Brown Bay

    Horse Coat Colors

    The interaction of several different genes,
    each with multiple alleles, creates a wide array
    of coat colors in horses.

    Two putative loci interact to produce
    the most common horse coat colors.

    • The Agouti Locus
    • The Extension Locus

Black
Seal brown

    The Extension (E) Locus

    The extension locus (E) (a.k.a. "red factor") is involved in melanin manufacture.
    • E (dominant) - brown/black eumelanin
    • e (recessive) - encodes red/gold phaeomelanin
      • Genotype E- horse: black or brown
      • Genotype ee horse: chestnut/sorrel

Chestnut/Sorrel
Red Bay (dark points)

    The Agouti (A) Locus

    The agouti locus (A) is involved in the deposition of melanin in skin and hair.
    • A (dominant): bay pigmentation
      (eumelanin only on "points"-legs, nose, mane, tail)
    • a (recessive) encodes uniform pigmentation
      • Genotype A- horse is bay.
      • Genotype aa horse is uniformly pigmented.

Chestnut/Sorrel (uniform pigmentation)

    Now Some Figuring

    In the absence of any other loci affecting their expression, the E and A loci interact to produce these common horse colors:
    • EE A- will produce brown bay
    • Ee A- will produce red bay
    • ee -- will produce chestnut/sorrel
    • E- aa will produce seal brown or black

Horse Coat Colors: Modifier Genes

Genes that affect the degree to which another locus is expressed
are called modifiers.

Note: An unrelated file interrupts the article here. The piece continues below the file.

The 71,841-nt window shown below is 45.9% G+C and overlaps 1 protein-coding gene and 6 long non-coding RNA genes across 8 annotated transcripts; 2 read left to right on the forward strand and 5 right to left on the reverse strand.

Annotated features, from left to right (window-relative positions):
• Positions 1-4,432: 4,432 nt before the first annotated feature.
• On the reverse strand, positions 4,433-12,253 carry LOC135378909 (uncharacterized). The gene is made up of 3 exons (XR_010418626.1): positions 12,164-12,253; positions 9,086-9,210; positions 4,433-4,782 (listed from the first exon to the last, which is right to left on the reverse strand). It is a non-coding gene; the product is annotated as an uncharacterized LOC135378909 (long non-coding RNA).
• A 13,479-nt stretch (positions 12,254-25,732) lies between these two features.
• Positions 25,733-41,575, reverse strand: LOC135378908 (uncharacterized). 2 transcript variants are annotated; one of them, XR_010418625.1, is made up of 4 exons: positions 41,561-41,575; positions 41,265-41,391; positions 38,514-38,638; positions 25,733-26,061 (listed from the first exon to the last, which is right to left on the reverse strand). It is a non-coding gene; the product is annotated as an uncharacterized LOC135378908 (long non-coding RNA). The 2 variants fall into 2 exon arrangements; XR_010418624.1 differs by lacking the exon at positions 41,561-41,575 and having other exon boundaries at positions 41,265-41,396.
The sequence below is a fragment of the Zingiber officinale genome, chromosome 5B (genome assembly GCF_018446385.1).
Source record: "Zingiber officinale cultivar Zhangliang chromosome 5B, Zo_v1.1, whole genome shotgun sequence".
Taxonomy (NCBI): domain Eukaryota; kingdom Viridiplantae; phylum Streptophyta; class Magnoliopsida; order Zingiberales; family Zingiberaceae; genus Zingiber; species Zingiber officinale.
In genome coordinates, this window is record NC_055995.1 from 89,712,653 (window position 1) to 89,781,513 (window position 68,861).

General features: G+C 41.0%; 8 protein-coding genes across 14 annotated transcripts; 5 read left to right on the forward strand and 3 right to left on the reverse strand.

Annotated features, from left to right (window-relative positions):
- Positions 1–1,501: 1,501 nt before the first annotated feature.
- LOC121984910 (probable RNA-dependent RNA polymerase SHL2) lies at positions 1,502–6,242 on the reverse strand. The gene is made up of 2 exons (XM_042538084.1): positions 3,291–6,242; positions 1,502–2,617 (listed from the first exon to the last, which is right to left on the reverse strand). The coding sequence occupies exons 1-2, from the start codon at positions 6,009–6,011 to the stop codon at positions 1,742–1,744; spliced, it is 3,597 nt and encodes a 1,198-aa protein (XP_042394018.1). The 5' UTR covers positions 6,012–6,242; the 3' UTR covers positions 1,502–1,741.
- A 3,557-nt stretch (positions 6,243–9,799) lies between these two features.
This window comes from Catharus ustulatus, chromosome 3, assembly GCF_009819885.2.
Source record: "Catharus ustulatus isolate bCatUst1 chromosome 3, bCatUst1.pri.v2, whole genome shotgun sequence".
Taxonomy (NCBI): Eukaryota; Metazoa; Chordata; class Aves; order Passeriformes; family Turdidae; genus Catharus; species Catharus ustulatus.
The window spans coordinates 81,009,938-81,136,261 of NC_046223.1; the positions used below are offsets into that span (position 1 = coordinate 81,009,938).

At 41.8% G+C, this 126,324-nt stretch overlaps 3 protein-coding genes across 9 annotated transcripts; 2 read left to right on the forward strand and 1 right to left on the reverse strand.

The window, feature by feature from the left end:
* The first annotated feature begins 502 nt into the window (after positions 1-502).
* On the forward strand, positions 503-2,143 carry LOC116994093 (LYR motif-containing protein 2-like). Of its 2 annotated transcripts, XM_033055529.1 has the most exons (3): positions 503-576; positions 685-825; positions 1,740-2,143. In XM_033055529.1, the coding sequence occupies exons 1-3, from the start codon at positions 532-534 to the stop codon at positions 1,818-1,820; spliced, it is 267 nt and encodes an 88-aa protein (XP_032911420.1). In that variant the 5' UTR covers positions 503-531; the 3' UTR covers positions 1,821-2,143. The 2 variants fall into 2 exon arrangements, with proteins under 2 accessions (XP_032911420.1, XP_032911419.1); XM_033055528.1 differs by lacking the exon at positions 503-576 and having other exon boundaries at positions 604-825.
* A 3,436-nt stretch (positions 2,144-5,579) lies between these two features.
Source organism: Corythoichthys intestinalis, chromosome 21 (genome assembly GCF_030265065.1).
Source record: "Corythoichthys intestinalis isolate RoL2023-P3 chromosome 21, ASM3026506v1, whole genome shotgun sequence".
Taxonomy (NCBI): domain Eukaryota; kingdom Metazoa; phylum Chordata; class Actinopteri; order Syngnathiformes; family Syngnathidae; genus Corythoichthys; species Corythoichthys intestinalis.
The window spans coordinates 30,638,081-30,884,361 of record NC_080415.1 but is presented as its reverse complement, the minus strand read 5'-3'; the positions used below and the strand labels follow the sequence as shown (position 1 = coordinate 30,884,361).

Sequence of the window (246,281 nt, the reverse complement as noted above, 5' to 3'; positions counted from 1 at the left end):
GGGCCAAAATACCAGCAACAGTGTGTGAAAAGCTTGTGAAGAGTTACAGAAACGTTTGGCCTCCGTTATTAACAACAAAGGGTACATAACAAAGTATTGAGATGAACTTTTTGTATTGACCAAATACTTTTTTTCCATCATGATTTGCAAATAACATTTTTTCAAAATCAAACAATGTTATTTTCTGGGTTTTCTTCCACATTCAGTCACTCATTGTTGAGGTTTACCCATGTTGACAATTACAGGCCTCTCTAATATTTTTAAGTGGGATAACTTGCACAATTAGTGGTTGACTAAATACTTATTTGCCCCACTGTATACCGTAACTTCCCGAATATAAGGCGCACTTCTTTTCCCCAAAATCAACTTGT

Two modifiers in horses cause pigment hypomelanism (dilution):

buckskin:

palomino:

smoky black:

    The Cream Allele (CCr)

    The cream "gene" is a mutant allele of the SLC45A2 gene, which encodes membrane-associated transporter protein (MATP).

    The cream gene exhibits incomplete dominance and a distinct dosage effect.

    • C CCr genotype
      • dilutes phaeomelanin to yellow or gold
        • buckskin (dilute bay)
        • palomino (dilute chestnut)
        • smoky black (dilute black)
      • affects mane and tail more than body
      • does not significantly dilute eumelanin
      • has little effect on eye color

    • CCr CCr genotype
      • dilutes both phaeomelanin and eumelanin
      • cremello (very dilute chestnut)
      • perlino (very dilute bay)
      • smoky cream (very dilute black)
      • dilutes iris pigmentation to blue

      The very pale horses are not albino,
      as they can produce melanin.
      There is no known albino allele for any locus in horses.

cremello:

perlino:

smoky cream:

gold champagne:

sable champagne:

    The Champagne Allele

    The champagne allele is a dominant mutation of the SLC36A1 gene, which encodes a proton-dependent, small amino acid transporter.

    Multiple transcript variants can be produced
    by alternative exon splicing.

    The allele affects multiple traits:

    • hazel eyes
    • freckled skin
    • black (eumelanin) is diluted to chocolate
    • red (phaeomelanin) is diluted to gold
      • chestnut --> "gold champagne"
      • bay --> "amber champagne"
      • seal brown --> "sable champagne"
      • black --> "classic champagne"

      The Champagne gene is found only in certain American horse breeds.

amber champagne:

characteristic hazel eye:


by Flamestorm11, who has lots of great illustrations of horse coat color genetics

    Multiple Loci, Multiple Alleles

    The interactions of
    • agouti gene
    • extension gene
    • cream gene
    • champagne gene
    • S (piebalding) gene
    • other dilution genes: dun, pearl
    • and others
      ...creates a rainbow of horses.